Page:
Oscar Roundup- Part IV

This is the last post on the Oscars, I swear.

Here are last time’s reviews.

The Theory of Everything- Best Actor

So this one’s about Stephen Hawking, and I was really looking forward to some cool science and inspiring geekiness. But nope, it’s about the relationship between him and his first wife, Jane, based on a memoir that she wrote after they separated.

As you probably know, Stephen Hawking is a physics genius who suffers from a particularly awful degenerative disease called ALS (remember the ice bucket challenge?). He is now confined to a wheelchair and speaks through a computer, since his vocal cords have lost functionality.

The movie begins with Stephen and Jane meeting at a party. They begin a relationship, and are very happy, until Stephen suffers from a mysterious fall. He is diagnosed with ALS and given a bleak prognosis (he has, in fact, survived much longer than most victims of ALS). Despite this, he marries Jane and has a peaceful family life. However, as his condition deteriorates, Jane finds it difficult to give him the help he needs while balancing her studies and children. She finds a ‘good friend’ in the choir master at the local church, Jonathan, who provides her with moral support as Stephen moves from a walking stick to a wheelchair.

Academic success and worldwide admiration change Stephen, and he leaves Jane for his new nurse. She eventually marries Jonathan, and Jane and Stephen remain on good terms today.

I didn’t like this movie much,¬†mostly because Hawking’s legendary scientific discoveries are barely mentioned. Eddie Redmayne plays the role of nerdy physicist convincingly, capturing Hawking’s slack-jawed facial expressions when needed.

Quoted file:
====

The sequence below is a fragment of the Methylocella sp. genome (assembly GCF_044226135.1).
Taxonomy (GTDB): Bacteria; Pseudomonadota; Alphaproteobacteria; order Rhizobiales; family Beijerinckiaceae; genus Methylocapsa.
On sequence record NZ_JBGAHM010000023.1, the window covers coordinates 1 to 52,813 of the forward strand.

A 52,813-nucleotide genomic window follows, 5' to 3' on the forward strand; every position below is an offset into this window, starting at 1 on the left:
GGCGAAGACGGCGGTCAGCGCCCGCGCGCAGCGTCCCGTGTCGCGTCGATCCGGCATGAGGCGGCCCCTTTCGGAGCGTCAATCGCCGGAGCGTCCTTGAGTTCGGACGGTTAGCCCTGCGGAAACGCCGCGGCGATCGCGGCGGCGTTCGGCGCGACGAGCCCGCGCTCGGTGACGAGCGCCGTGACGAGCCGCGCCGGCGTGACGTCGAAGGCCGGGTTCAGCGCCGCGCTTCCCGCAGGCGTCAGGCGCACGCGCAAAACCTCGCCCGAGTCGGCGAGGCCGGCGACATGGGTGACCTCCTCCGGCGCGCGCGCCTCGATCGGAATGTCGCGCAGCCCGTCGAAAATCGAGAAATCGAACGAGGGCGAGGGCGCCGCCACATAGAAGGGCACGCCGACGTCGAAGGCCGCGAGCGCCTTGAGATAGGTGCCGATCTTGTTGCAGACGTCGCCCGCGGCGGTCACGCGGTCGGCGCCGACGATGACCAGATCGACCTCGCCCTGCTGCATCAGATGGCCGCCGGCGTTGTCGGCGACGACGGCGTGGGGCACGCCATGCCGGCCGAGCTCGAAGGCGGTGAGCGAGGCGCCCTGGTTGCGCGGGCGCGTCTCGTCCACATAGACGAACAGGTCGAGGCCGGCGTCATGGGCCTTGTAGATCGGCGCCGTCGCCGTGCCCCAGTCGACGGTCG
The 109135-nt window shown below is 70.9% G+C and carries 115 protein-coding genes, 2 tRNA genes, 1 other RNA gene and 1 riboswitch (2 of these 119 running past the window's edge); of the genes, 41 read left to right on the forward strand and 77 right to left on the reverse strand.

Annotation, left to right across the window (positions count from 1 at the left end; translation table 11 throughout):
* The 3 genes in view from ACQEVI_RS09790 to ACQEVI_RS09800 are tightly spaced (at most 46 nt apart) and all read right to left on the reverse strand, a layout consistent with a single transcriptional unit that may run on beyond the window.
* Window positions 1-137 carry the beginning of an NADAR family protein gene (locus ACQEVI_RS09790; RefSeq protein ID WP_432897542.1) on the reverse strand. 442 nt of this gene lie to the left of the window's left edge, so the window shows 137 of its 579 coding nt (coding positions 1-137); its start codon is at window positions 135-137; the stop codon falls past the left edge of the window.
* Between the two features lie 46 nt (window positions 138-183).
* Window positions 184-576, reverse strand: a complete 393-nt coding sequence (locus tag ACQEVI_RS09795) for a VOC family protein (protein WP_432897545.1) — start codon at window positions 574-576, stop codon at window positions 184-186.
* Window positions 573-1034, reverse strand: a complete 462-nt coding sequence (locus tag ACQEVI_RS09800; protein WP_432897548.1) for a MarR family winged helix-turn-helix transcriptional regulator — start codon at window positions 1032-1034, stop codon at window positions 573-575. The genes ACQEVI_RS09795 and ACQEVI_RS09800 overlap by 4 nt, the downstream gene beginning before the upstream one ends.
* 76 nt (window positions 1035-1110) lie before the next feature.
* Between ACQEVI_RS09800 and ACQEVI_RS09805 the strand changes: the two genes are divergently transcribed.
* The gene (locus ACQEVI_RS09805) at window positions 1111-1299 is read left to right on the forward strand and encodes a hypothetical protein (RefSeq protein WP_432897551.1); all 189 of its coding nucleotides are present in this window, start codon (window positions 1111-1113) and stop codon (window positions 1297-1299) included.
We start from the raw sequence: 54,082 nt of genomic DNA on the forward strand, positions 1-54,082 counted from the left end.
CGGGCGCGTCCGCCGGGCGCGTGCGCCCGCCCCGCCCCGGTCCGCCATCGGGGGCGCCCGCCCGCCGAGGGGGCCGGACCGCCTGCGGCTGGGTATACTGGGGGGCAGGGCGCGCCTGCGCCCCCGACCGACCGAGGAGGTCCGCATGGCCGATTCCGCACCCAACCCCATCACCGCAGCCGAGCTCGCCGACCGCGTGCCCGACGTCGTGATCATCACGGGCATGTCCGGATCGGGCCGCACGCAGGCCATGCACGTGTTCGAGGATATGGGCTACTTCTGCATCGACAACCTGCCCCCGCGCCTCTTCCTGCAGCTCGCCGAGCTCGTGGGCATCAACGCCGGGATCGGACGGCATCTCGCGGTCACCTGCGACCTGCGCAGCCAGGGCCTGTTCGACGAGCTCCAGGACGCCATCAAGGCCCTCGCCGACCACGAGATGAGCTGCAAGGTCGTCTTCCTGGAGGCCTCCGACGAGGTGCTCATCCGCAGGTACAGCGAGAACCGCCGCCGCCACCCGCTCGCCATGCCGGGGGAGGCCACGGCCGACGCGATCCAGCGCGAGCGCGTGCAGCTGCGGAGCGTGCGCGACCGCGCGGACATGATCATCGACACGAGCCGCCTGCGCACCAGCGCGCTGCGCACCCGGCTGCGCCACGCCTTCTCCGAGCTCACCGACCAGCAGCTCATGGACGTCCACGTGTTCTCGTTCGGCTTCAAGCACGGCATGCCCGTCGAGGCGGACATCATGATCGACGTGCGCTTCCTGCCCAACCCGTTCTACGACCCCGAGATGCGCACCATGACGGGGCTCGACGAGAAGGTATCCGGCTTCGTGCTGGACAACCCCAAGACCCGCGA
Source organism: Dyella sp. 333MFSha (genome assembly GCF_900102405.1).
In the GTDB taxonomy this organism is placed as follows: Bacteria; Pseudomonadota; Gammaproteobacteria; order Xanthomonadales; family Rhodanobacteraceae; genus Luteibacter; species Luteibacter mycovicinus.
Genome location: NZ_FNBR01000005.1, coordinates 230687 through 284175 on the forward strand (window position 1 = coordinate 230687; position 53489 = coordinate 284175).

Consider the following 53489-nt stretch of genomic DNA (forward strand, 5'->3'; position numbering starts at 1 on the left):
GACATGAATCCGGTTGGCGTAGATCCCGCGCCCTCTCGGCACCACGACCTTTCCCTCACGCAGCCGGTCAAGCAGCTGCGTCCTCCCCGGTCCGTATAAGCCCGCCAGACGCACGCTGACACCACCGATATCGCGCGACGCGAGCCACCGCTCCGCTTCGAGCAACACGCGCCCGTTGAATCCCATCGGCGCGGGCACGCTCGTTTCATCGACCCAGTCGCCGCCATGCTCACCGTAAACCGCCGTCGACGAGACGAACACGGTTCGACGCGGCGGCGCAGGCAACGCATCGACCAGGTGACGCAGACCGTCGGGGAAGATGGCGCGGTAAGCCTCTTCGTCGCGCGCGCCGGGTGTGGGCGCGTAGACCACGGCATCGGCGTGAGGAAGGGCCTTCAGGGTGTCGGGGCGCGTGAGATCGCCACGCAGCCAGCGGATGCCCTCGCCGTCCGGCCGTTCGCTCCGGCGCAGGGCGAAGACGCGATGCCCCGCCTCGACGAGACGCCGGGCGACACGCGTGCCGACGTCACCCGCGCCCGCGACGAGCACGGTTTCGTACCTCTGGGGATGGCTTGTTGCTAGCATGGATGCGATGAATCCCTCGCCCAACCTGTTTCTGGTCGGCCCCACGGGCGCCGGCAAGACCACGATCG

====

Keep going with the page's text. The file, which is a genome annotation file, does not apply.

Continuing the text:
Still Alice- Best Actress

Oddly enough, both the Best Actor and Best Actress awards were given to very similar roles. Julianne Moore plays a linguistics professor at Columbia University who is diagnosed with early onset Alzheimer’s disease.

The intellectual nature of her job makes her cognitive decline painful to watch. Her diagnoses shocks her children, and they struggle to come to terms with her rapid decline. If you’ve ever had an elderly relative with Alzheimer’s/dementia, you can imagine how painful it is to watch her get lost in her own house, or forget the name of her son’s new girlfriend moments after they were introduced.

In a particularly sad scene, Alice gives herself instructions to commit suicide once her symptoms become too severe. Very very good acting from Moore, and also featuring Alec Baldwin as Alice’s stoic husband, and Kristen Stewart as her rebel-who-doesn’t-comb-her-hair daughter.

Give it a miss unless you’re a big fan of Julianne Moore.

The Grand Budapest Hotel- Best Original Score, Best Production Design, Achievement in Makeup and Hairstyling, Achievement in Costume Design

Wes Anderson! He’s known for his distinctive work, and this is said to be one of his best. I had previously watched Moonrise Kingdom, but didn’t really appreciate the eccentric storytelling. The Grand Budapest Hotel, on the other hand, is definitely impressive. Everything from the colours to the costumes to the dialogue delivery seemed well thought out (as evidenced by the long list of awards).

This is the story of Zero Moustafa, the owner of a formerly grand, but now dilapidated, hotel in Central Europe. It is long and confusing, but worth it. Watch this movie if you don’t mind something unconventional.

Yes, I haven’t seen the big one yet- Birdman, the Best Picture Winner. I don’t plan on it either, for fear of being disappointed. I’ve heard it’s slow paced.

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